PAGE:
Shyam Ranganathan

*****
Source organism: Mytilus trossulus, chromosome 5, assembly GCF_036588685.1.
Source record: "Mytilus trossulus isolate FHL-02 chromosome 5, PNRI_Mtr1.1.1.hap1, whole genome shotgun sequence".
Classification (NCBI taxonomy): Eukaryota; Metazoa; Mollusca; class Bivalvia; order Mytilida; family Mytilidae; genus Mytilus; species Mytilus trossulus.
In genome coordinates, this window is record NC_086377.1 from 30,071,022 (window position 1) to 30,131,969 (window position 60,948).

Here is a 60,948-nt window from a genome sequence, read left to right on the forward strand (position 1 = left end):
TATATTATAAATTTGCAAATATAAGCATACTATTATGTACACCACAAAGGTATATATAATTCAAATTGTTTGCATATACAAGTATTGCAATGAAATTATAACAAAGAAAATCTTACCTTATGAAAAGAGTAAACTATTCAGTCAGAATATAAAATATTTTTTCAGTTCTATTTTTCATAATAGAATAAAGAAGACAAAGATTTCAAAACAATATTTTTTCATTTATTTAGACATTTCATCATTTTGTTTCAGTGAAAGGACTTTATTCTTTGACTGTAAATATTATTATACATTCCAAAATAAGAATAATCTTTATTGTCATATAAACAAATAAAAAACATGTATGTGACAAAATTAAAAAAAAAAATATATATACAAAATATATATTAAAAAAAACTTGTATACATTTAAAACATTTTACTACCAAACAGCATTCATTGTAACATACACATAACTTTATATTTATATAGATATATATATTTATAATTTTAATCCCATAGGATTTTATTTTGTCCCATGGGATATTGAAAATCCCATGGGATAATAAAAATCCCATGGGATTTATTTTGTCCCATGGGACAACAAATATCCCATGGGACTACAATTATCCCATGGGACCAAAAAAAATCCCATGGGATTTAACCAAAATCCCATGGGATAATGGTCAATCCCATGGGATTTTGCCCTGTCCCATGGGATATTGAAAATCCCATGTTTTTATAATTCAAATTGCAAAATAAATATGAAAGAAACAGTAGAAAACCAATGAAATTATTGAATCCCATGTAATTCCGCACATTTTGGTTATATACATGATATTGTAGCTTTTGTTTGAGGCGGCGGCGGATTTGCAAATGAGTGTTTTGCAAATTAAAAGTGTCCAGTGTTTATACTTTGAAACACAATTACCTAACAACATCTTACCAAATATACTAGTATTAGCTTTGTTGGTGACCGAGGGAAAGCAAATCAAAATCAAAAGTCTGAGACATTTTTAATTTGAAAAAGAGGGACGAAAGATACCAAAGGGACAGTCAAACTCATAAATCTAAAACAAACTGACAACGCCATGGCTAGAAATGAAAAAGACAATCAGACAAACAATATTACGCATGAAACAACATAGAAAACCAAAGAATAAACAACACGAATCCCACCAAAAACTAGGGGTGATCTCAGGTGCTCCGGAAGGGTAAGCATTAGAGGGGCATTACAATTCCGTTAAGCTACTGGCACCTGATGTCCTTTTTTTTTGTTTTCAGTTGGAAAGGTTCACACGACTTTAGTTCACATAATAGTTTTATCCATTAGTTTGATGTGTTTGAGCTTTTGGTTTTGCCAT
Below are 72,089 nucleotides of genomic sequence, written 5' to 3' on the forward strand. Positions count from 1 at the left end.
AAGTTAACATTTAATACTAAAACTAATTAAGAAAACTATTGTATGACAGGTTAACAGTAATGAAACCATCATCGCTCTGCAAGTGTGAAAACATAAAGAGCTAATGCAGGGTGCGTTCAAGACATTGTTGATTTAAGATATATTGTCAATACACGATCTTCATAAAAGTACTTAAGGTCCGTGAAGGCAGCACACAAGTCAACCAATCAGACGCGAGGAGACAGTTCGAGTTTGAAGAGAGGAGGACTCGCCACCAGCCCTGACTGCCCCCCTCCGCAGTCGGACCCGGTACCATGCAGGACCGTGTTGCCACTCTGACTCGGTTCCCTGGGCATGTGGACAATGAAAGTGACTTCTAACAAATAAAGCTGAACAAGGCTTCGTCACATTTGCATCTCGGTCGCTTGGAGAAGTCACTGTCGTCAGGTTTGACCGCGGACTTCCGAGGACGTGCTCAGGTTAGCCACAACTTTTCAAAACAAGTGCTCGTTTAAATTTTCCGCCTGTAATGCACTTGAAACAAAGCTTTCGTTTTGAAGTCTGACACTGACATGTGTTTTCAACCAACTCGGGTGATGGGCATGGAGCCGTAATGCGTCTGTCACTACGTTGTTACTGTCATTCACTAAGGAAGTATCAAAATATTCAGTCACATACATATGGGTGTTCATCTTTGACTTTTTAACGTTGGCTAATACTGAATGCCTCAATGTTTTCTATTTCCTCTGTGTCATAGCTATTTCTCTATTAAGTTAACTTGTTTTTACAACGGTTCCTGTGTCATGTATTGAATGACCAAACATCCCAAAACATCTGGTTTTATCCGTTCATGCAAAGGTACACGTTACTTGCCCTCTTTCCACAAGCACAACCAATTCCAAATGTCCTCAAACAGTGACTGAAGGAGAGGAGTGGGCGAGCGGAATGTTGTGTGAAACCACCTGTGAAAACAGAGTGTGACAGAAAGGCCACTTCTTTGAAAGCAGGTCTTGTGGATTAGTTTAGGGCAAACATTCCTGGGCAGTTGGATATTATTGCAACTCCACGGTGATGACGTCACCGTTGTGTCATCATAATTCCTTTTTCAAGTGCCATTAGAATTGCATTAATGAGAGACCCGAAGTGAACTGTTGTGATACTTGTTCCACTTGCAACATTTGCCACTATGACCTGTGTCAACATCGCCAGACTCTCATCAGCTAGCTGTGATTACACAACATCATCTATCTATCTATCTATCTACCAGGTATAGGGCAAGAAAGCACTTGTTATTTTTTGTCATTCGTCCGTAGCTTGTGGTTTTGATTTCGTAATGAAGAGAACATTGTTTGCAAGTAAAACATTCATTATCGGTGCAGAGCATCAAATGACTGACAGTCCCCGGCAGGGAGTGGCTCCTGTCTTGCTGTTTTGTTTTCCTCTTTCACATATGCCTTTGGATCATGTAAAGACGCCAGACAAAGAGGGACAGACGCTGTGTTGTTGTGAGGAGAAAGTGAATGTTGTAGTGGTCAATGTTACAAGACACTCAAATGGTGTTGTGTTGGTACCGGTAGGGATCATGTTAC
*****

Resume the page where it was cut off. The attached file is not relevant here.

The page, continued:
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I am a translation theorist and translator. These two aspects of my work grew organically. While I wrote a dissertation on translation, I decided to translate a philosophical text from Sanskrit because I could not stand the translations on the market: they were all interpretations and not explications.  Getting involved in the practical challenges of translation had a marked influence on my philosophical views and translation theory. It further undermined, in my view, a common position in the literature that the object of translation is the linguistic meaning of what is said and that the content of thought is this meaning. This is an implausible view for a variety of reasons, I came to believe as a result of  my interdisciplinary research in philosophy but also fields such as linguistic anthropology, translation studies and area studies such as Indology.  Linguistic meaning is a cultural artefact of past cultural decisions: to call this the content of thought is to unwittingly endorse the politics of a culture as though it is the very content of the thinkable. Rather, I came to appreciate that when we get around to translation successfully, we treat thought as the disciplinary use of such resources. This influenced my understanding of the discipline relativity of translational practice: there is no such thing as translation as such —one always translates works of a specific kind.  This is why translators must specialize in specific disciplines.  I distil my translation theory here.